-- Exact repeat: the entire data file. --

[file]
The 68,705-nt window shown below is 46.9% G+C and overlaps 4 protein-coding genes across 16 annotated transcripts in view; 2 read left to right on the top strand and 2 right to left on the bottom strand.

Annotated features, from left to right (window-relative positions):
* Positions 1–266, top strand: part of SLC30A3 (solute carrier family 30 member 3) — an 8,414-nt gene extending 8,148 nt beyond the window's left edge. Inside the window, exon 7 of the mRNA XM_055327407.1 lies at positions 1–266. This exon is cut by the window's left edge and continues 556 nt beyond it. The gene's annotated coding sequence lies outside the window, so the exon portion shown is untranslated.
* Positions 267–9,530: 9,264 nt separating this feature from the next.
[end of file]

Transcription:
The 68,705-nt window shown below is 46.9% G+C and overlaps 4 protein-coding genes across 16 annotated transcripts in view; 2 read left to right on the top strand and 2 right to left on the bottom strand.

Annotated features, from left to right (window-relative positions):
* Positions 1–266, top strand: part of SLC30A3 (solute carrier family 30 member 3) — an 8,414-nt gene extending 8,148 nt beyond the window's left edge. Inside the window, exon 7 of the mRNA XM_055327407.1 lies at positions 1–266. This exon is cut by the window's left edge and continues 556 nt beyond it. The gene's annotated coding sequence lies outside the window, so the exon portion shown is untranslated.
* Positions 267–9,530: 9,264 nt separating this feature from the next.